Effects of Standardized Tests on Higher Education Research Paper

  • Length: 5 pages
  • Sources: 5
  • Subject: Education
  • Type: Research Paper
  • Paper: #58439851

Excerpt from Research Paper :


Scholastic Aptitude Test (SAT) is standardized exams completed by many high school students before heading to college. Therefore, it contains a suite of tools designed to assess a student's academic readiness for college. Through the students SAT scores, some colleges determine the students they wish to admit and those they will not. Some colleges use SAT "cutoff score" in setting their benchmark for admission or in determining course placement. Moreover, SAT provides students with a path to opportunities, scholarship, and financial support in a fair way to all students. However, colleges also consider other factors such as an individual's work experience, high school grades, student essays and volunteerism. In the 21st century, SAT exam is still in use because they keep pace with what today's colleges are looking for, which includes measuring the student's skills required for the modern times. SAT tests one's reading, math and writing knowledge as they are taught daily in high school classrooms.

ACT exam is administered internationally to universities and colleges evaluate their candidates for undergraduate studies. English, reading, mathematics, science, and optional essays are the major tested areas. Graduate Record Examination (GRE) is admissions test used widely for graduate and business school programs. Therefore, GRE is used for admissions decisions for all types of master's, MBA, doctoral programs, specialized master's in business and for awarding fellowships. GRE tests are known to measure verbal reasoning, critical thinking, quantitative reasoning and analytical writing skills.

The area of college admissions was first carried out by Broome in his work, "A Historical and Critical Discussion of College Admission Requirements," that was first published in 1903. He described the whole process of college admissions at Harvard College during the seventeenth and eighteenth centuries. He acknowledged them as the story of entrance requirements and admission procedures. It was during this period that prospective American college and university students examined their background, character, and their demonstrated proficiency in both Latin and Greek (Beale, 2012). In the eighteenth century, an added requirement to admissions was a working knowledge of arithmetic. In the 1900s, changes occurred in the admission requirements, which were in the direction of the greater insistence of completing a four-year course in high school. Moreover, greater flexibility in the standards of admission was experienced. As for the 1930s and 1940s, admission requirements were based on ability. Between 1949 and 1959, increased interest in standardized examinations was witnessed. Regional and national associations sponsored the exams. In the 60s, development in college admissions had a great emphasis on environmental and non-intellective factors. As such, universities became aware of the need to ensure that admitted students had a full range of talent (Beale, 2012).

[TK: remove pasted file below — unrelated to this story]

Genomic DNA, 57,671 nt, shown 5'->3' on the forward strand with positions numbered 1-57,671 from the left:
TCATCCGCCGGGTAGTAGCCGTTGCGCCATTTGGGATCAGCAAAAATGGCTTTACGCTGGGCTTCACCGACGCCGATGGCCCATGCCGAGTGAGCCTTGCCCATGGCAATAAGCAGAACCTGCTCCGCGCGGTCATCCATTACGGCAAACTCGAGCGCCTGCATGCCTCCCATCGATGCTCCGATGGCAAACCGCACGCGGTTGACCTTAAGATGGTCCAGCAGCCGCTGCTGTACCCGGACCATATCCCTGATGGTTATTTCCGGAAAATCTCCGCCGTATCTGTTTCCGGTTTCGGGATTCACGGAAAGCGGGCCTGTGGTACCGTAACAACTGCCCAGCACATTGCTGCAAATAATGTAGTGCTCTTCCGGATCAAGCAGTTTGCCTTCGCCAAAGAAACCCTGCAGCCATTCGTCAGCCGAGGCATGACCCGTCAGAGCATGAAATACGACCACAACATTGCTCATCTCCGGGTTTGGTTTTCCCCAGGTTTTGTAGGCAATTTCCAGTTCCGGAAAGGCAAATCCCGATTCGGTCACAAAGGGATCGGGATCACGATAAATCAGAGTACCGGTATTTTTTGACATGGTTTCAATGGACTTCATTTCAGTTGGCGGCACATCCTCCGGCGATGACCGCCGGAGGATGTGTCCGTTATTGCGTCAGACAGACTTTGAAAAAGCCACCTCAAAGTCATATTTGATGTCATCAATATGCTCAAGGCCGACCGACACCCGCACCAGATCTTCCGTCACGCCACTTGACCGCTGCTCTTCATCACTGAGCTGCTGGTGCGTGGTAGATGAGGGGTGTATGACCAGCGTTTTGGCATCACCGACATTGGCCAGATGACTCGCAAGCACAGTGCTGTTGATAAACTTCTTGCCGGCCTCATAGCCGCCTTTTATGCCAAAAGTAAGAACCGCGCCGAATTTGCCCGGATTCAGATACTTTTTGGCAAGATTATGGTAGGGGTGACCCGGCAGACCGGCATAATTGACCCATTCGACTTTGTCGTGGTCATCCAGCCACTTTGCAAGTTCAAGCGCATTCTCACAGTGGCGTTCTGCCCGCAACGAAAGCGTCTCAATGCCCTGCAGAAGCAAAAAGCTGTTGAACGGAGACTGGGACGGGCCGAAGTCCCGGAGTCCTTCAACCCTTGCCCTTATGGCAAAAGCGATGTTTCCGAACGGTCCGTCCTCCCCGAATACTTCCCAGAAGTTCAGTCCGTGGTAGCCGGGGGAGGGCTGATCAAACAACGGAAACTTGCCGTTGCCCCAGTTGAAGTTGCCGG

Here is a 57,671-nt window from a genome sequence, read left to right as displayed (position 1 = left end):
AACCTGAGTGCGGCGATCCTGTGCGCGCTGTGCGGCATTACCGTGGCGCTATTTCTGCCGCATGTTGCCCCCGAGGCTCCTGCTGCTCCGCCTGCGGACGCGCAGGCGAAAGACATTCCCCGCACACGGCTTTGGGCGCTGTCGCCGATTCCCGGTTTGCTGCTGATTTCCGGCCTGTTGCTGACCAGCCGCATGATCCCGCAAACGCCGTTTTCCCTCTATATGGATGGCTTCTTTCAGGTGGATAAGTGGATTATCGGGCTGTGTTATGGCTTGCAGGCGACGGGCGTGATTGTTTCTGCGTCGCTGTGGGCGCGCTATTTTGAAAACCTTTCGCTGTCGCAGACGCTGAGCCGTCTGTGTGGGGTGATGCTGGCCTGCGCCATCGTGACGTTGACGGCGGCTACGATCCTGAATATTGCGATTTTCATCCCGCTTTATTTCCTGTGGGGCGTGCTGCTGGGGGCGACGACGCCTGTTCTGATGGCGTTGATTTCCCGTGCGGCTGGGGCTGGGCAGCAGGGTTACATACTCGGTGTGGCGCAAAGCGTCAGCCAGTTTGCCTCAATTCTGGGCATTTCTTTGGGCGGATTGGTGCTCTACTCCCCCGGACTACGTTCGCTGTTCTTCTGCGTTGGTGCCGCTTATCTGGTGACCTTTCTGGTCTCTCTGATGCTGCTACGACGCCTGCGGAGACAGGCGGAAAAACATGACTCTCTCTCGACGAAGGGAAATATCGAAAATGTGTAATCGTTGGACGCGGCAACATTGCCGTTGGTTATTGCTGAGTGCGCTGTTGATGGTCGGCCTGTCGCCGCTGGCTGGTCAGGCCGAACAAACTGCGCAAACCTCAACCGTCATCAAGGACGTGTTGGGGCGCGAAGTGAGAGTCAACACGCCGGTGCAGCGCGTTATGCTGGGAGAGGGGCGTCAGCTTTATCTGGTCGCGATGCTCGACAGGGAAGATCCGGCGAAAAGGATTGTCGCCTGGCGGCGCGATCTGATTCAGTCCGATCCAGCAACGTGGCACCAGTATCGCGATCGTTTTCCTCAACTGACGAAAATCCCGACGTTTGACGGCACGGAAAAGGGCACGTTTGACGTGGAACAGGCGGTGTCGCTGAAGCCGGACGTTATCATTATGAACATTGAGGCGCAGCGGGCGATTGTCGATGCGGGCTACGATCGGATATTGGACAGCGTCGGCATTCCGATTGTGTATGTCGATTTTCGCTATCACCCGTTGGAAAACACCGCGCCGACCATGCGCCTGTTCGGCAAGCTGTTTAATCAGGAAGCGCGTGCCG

Question 2

Standardized exams have become an issue because not everyone can take the exams and perform well. On this issue, we see a test-optional movement emerging in the United States to respond to the criticism made on standardized admissions tests. Research indicates that these tests are inadequate and use potentially biased measures of postsecondary promise (Belasco, Rosinger & Hearn, 2014). Students are different, and their educational backgrounds vary: they are bound to perform differently. In most instances, students do not like taking exams and therefore, they will perform poorly because they have diverged interests when it comes to taking tests. For most of them, they associate tests with difficult instances in life and therefore, their negative attitude towards the exams has led many to fail. Lack of concentration during the preparation period is another issue that has risen, and thus, many students are not prepared enough to take the test and pass. Nonetheless, it is the duty of educators to instill in students a positive attitude because the standardized exams are helpful tools when it comes to gauging the IQ of students. As such, the tests give an educator a better perspective on what to do for the student to help them in improving their weak areas.

Question 3

SAT/ACT/GRE remains to be an integral part of college admission process because it is a fair and valid predictor of first-year college success for all students, regardless of their race, gender or socio-economic status. These requirements have given students the opportunity to demonstrate their preparedness to enter college despite having inconsistent grading systems in high schools countrywide. Moreover, SAT gives students the ability to apply their high school knowledge to problem-solved issues, which are critical skills to…

Sources Used in Document:

Reference List:

Anderson, T., & Shattuck, J. (2012). Design-Based Research a Decade of Progress in Education Research? Educational Researcher, 41(1), 16-25.

Beale, A. V. (2012). The Evolution of College Admission Requirements. Journal of College Admission, 214, 20-22.

Belasco, A. S., Rosinger, K. O., & Hearn, J. C. (2014). The Test-Optional Movement at America's Selective Liberal Arts Colleges a Boon For Equity Or Something Else? Educational Evaluation and Policy Analysis, 0162373714537350.

Ioannidis, J. P., Greenland, S., Hlatky, M. A., Khoury, M. J., Macleod, M. R., Moher, D., & Tibshirani, R. (2014). Increasing Value and Reducing Waste in Research Design, Conduct, and Analysis. The Lancet, 383(9912), 166-175.

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